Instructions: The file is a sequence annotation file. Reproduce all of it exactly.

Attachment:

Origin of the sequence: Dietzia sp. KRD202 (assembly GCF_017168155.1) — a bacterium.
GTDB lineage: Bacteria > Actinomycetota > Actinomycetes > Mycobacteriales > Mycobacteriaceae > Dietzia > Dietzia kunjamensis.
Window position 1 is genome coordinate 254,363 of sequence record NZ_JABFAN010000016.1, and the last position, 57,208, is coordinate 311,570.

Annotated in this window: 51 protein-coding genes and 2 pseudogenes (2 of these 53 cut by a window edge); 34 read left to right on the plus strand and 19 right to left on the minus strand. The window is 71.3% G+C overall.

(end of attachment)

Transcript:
Origin of the sequence: Dietzia sp. KRD202 (assembly GCF_017168155.1) — a bacterium.
GTDB lineage: Bacteria > Actinomycetota > Actinomycetes > Mycobacteriales > Mycobacteriaceae > Dietzia > Dietzia kunjamensis.
Window position 1 is genome coordinate 254,363 of sequence record NZ_JABFAN010000016.1, and the last position, 57,208, is coordinate 311,570.

Annotated in this window: 51 protein-coding genes and 2 pseudogenes (2 of these 53 cut by a window edge); 34 read left to right on the plus strand and 19 right to left on the minus strand. The window is 71.3% G+C overall.